Words like ‘scissors,’ ‘pants,’ or ‘news’ are confusing, especially with singularity and plurality rules. It’s even more of a headache when dealing with determiners like ‘a.’ Take as an example, is it ‘a good news’ or just ‘good news?’ Let’s see and find out.
Is It ‘A Good News’ or ‘Good News?’
‘Good news’ is the appropriate and grammatically correct phrase. The word ‘news’ acts as a singular but uncountable noun. Despite being singular, you can’t say one news, two news, as we cannot count or divide ‘news.’ It is simply ‘news’ collectively. Thus, saying ‘a good news’ is wrong.
Saying ‘a good news’ is equivalent to saying ‘one good news.’ This doesn’t work because ‘news’ is uncountable and there is no standard for how much news is ‘one news.’ However, saying ‘a bit of good news’ or ‘a piece of good news’ works because we’re not quantifying ‘news,’ instead, ‘a bit of’ and ‘a piece of’ act as a determiner that specifies what part, or what bit is the good news.
Take a look at the examples below.
- Correct: We have good news for you.
- Correct: We have a piece of good news for you.
- Incorrect: We have a good news for you.
The first and second sentences are correct because it does not quantify ‘news.’ Even in saying ‘a piece of good news,’ ‘a’ here quantifies ‘piece,’ meaning that the person has ‘one piece of good news.’ However, in the third sentence, ‘a’ quantifies ‘news,’ making the phrase mean ‘one good news’ which is wrong since ‘news’ is not quantifiable.
Is ‘I Have A Good News’ Correct?
‘I have a good news’ is grammatically incorrect and inappropriate in all contexts. Saying ‘a good news’ will always be wrong because ‘a’ quantifies the word ‘news’ and ‘a good news’ is equivalent to saying ‘one good news.’ This is wrong because ‘news’ is not quantifiable or countable.
There should never be an article ‘a’ before ‘good news’ or ‘news’ because we cannot count news as one news, two news, and so on. An alternative is adding something between ‘a’ and ‘good news.’ It is so that instead of quantifying ‘news,’ ‘a [something]’ acts as a determiner of the word ‘news.’
Take a look at the example below.
- Incorrect: I have a good news for you later.
- Correct: I have a bit of good news for you later.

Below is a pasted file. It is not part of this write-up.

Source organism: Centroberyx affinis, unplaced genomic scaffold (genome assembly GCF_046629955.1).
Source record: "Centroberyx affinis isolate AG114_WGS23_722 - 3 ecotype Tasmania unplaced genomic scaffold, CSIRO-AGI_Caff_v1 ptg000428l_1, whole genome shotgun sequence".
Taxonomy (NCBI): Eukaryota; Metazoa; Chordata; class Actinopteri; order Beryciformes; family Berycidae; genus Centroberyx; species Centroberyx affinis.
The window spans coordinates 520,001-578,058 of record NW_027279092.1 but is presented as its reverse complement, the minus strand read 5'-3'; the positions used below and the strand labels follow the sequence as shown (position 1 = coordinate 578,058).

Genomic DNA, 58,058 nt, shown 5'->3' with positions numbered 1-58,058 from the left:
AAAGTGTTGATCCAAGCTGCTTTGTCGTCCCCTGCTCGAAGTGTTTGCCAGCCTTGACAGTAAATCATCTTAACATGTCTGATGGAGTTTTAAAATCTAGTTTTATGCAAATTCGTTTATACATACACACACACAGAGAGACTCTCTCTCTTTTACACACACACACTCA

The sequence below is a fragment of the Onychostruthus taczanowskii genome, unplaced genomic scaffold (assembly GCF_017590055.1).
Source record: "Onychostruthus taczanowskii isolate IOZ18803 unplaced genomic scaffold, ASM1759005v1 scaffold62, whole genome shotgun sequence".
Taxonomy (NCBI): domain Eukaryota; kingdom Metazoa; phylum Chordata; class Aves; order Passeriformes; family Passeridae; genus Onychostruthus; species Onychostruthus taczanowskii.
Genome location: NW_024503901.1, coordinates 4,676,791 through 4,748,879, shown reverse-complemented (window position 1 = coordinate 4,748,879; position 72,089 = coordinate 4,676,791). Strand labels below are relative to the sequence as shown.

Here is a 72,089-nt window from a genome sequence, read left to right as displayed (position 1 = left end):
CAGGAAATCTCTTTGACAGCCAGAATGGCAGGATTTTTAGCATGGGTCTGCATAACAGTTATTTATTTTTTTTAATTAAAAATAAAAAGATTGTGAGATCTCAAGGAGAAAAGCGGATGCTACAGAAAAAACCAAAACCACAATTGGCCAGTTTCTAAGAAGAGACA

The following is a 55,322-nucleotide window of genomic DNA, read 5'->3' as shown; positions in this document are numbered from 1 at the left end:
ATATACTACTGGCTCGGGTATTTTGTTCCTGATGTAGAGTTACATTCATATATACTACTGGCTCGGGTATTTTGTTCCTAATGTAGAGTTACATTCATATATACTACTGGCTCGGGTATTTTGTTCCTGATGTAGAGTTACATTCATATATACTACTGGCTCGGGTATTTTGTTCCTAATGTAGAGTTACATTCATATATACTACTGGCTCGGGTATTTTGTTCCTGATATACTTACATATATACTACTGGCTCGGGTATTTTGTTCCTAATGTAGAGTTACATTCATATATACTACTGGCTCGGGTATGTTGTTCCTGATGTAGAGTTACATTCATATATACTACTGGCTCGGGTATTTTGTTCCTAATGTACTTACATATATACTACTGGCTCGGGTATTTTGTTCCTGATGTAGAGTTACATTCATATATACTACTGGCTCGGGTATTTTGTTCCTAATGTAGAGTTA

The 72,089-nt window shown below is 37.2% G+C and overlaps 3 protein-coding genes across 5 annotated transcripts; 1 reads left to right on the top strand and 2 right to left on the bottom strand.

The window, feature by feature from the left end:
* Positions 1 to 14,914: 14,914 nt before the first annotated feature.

In the second sentence, ‘a’ doesn’t quantify ‘news.’ Instead, the phrase ‘a bit of’ determines and specifies the ‘good news’ to be shared by the person later. The second sentence is different from the first, as the first sentence quantifies ‘news’ with ‘a.’ So, ‘a bit of,’ ‘a piece of,’ ‘a slice of,’ and other similar phrases work, but ‘a good news’ alone never works and is never correct, whatever the context.
Examples Of How To Use ‘Good News’ In A Sentence
Below are examples of how to correctly use ‘good news’ in a sentence.
- I believe this is good news for you, parents.
- I have good news to share with you later!
- I have good news, and you won’t believe it.
- I have good news for you. I can’t wait for you to hear it!
- I want to surprise her later with good news when she gets home.
- Don’t you have any good news to share with me?
- I’ll spoil some of the good news I’ll be announcing later.
‘Good News’ Synonyms
‘Good news’ has different synonyms, applicable in varying contexts. Below are some of the most common synonyms of ‘good news’ and in which contexts we usually use them.
Music to one’s ears
We use this when hearing or receiving pleasing or joyful information/news
- Original: Hearing that is such good news.
- Alternative: Hearing that is such music to one’s ears.
We use this when expressing or sharing pleasing and positive information
- Original: I bring good news to share with all of you.
- Alternative: I bring glad tidings to share with all of you.
Gospel/Word of God
In the Catholic vocabulary, ‘the Good News’ is synonymous with the Gospel or the Scriptures.
- Original: This is the Good News of the Lord.
- Alternative: This is the Gospel of the Lord.
We are pleased to inform you…
We use this when sharing or expressing pleasant and good news in formal contexts, mostly through sending emails
- Original: Good news, you, the applicant, are granted a full scholarship for the school year.
- Formal Alternative: We are pleased to inform you that you, the applicant, are granted a full scholarship for the school year.
Between ‘good news’ and ‘a good news,’ ‘good news’ will always be the only grammatically correct and appropriate phrase to use in any given context. In the phrase ‘a good news,’ ‘a’ quantifies ‘news,’ which is wrong because ‘news’ is not a countable noun.
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Martin holds a Master’s degree in Finance and International Business. He has six years of experience in professional communication with clients, executives, and colleagues. Furthermore, he has teaching experience from Aarhus University. Martin has been featured as an expert in communication and teaching on Forbes and Shopify. Read more about Martin here.